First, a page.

Hi Sandra, I'm so glad that your arrived safe and sound in Italy! And it looks like you are off to a great start in Parma. I love your explanation and descriptions of the art that you have already seen so far and I am really looking forward to reading more (if you get the chance).

I still smile thinking about your skirt post. And as for that lady, does being wrinkle free mean that much to her? I'm puzzled too. But everyone is different I guess.

I'm glad everything went well for your arrival in Rome and glad to hear that your new bras are holding up for you. :)

Thank you so much for posting while on your vacation. Take care and keep on having fun!

VickyP:

Sandra, I'm so glad you have your laptop with you and are posting en route. Looking forward to your impressions of Bologna and Ravenna in particular. And the various undergarment updates--priceless!

Marcia:

Happy you're there safe and sound, have a great trip. But seriously, I had to laugh at the image of you checking the back of your skirt while walking about.

I was so excited when I saw your post this morning. So happy to hear you are enjoying Parma, lifted skirts and all!! I thought it was 5 euro per bag so 4 is a deal! Can't wait to hear more about Parma and also Bologna!! Glad the bras are holding up :)

Oh and for some reason my email box keeps marking your emails sent from the bank address as junk. I just found your email in my deleted box yesterday! Sorry I did not reply before you left.

dorit:

Sandra,

I am following your blog and wishing you a FABULOUS time in "our" beloved Italy. You are going to places I have yet to visit so I am even more interested. Have fun and take good care.

All the best!!!

Kathryn:

1) that doesn't sound like "too much luggage"
b) glad to read the update on the support issues
Γ) this duomo reminds me of Basilica di Santa Maria del Fiore in Firenze and makes me regret I only spent one Sunday in Parma (of course everything was closed)
iv) thanks for another reason to avoid linen
Have a gelato for me!

Good to hear from you! Sorry about the heat but glad you've got good AC (and of course, gelato)! Have fun!

Brad'll Do It:

Well, I'm just going to skirt the art issue, and say that I'm happy to hear your travel travails to Italy were few (about 8 euros worth), and that I decided not to take literally the phrase: "and came out with top marks." Is there yet a "Playing for Pizza" (Grisham's book about American-style football in Italy) tour in Parma?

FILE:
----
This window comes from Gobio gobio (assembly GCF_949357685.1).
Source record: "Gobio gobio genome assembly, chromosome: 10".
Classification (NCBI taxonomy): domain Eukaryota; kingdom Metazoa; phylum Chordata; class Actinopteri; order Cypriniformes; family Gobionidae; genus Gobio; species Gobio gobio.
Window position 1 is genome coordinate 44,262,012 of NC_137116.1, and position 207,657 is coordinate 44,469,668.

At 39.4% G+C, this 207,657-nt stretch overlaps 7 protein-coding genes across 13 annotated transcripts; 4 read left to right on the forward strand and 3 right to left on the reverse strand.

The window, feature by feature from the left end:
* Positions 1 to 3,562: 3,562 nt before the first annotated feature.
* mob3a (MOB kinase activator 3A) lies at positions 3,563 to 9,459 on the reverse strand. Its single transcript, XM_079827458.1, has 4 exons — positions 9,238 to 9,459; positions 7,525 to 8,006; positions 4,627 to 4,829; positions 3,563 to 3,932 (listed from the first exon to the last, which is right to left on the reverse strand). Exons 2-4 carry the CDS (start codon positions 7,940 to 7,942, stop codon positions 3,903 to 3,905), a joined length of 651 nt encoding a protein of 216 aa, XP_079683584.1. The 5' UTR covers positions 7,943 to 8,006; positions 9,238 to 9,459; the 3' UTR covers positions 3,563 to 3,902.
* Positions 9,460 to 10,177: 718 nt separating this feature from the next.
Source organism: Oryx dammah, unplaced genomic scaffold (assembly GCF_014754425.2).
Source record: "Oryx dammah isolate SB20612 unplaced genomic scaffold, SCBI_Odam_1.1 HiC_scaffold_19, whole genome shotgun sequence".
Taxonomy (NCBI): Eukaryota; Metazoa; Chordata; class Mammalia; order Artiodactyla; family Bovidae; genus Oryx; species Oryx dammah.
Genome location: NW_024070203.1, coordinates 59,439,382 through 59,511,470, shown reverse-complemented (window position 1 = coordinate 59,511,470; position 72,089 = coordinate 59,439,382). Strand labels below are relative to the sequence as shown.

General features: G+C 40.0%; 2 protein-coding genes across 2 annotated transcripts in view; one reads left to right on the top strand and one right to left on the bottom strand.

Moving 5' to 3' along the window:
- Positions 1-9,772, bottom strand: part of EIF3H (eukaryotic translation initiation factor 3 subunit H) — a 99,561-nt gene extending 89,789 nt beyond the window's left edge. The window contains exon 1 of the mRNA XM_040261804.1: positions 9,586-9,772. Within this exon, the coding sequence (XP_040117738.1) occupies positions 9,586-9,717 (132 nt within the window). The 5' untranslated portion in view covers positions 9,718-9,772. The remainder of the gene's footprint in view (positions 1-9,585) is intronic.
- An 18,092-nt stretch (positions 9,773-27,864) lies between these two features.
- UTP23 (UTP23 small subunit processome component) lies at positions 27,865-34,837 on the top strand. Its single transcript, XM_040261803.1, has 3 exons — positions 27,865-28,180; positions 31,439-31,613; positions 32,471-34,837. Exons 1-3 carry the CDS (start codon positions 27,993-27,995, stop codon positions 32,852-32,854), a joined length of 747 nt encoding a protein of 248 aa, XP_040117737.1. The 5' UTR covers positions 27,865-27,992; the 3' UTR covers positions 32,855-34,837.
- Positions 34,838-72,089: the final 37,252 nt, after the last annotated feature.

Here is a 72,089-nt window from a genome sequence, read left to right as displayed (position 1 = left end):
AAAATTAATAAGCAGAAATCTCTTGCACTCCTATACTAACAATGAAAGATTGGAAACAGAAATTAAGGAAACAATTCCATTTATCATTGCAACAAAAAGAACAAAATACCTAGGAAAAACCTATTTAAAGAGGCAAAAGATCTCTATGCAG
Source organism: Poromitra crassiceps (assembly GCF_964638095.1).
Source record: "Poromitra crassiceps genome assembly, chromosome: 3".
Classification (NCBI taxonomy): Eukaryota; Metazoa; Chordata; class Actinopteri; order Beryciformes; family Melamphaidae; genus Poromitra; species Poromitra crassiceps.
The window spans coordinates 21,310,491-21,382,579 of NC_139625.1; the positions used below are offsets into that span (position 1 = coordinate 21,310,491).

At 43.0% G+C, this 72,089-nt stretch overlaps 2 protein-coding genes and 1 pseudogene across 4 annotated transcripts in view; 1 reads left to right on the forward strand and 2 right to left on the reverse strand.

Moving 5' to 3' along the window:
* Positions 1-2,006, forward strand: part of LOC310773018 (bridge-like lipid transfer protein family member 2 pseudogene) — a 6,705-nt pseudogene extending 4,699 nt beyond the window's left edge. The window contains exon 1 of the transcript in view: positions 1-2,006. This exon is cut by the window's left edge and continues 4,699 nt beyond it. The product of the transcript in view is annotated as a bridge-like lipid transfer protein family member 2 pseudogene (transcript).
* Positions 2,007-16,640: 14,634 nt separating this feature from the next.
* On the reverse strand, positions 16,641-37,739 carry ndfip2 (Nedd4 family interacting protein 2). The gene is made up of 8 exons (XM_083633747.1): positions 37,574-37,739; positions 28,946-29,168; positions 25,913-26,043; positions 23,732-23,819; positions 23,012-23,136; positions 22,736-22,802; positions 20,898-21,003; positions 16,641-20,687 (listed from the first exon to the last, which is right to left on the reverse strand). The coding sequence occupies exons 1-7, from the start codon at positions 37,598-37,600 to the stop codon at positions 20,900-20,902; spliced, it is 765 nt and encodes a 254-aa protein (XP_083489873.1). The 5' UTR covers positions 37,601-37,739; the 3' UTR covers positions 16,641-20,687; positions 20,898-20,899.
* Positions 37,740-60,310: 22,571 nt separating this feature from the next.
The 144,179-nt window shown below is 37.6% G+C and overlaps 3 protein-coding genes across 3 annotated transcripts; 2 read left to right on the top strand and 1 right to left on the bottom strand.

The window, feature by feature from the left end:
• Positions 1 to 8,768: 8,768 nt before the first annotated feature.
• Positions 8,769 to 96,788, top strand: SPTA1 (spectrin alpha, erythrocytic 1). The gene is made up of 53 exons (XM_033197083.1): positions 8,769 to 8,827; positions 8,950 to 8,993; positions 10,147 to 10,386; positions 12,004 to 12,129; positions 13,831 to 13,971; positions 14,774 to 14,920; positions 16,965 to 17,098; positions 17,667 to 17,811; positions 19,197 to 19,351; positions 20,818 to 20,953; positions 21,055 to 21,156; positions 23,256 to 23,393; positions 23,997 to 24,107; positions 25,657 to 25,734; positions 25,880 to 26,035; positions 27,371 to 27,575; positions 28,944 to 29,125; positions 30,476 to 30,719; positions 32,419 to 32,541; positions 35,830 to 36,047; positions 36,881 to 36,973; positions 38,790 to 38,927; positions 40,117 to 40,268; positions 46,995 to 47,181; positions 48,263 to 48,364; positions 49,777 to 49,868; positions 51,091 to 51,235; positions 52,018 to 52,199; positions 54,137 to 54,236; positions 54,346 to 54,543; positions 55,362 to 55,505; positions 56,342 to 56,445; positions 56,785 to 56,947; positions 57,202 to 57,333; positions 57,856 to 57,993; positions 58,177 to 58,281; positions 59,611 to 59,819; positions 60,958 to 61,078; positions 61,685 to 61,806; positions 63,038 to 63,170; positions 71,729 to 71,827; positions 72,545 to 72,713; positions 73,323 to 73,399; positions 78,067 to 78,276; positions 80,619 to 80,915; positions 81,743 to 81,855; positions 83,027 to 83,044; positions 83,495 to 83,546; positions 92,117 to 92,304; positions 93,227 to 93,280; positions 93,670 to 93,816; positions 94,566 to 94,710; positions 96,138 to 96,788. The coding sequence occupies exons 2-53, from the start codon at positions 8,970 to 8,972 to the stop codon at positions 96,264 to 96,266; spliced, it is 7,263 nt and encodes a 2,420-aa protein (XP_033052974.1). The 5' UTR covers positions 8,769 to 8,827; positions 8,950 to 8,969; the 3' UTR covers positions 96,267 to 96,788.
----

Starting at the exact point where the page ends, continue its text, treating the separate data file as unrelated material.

sandrac:

Thanks, everyone, for your comments.

Kathryn, I actually packed linen and I'm not afraid to sit on it (but then, I also pack a travel iron, so there you go.)

Vicky, alas -- I didn't want to add to my luggage by bringing my beloved laptop, so I'm just writing whenever I can find a computer. Which is probably good, keeps me from spending all of my vacation online!

Girasoli, I just arrived at the Orologio a few hours ago and so far, so good! I'll email you soon with a proper review so you'll know what you're getting into. (One small warning: there's a weigh scale in the double deluxe bathroom. I'll probably heave mine out the window.)

Annie, I thought of you last night when I was strolling around before dinner in Parma. I came across this lovely little walled garden that seems to be a small cat sanctuary! I wish I had had my camera -- one poor fellow was missing half his tail (he definitely wasn't a manx breed!) And a few were pretty jump, but they all looked sleek and well-fed (of course, that applies to everyone in Parma!)

Brad, strangely there didn't seem to be any Playing for Pizza tours! I did have dinner Sat night in Il Tribunale, which is mentioned in the novel, but they didn't seem to have photos of Grisham or stacks of the book! Too bad, there could be a market for that!

Barb Cabot:

Sandra, I'm just doing some catching up and am so happy to hear things have started out great...luggage and skirts intact! I'm thrilled you are there, safe and sound and enjoying lovely surroundings. Can't wait to hear more. Enjoy!

That is so cool that you found a cat sanctuary! I'm glad they looked well-fed (and I too would get rid of the scales in the bathroom!).

Enjoy!

I confess that when I read the title i thought 'dear lord, not AGAIN!' I am happy to read that your dignity and the good reputation of all Canadians is intact.

I'm glad to hear that you arrived in one piece and are enjoying a wonderful visit with the art of Parma.

I had the same thought as Jerry when I read the title of this post! So happy to hear that you are off to a great start.

I would hide the scale under the bed.

Well THAT was a funny read! (And so was Brad's comment!) Glad to hear you liked Parma - and that the bra worked out.

Kim:

See this is why I wear pants. Excellent entry - you're making me smile.

Anne:

LOL Sandra, I remember the skirt incident. Oh my, your hilarious stories, and descriptions of Corregio's style, with the robes flying up just made my day!

(Somehow I missed this entry before, so thanks to girasoli for pointing me to it!)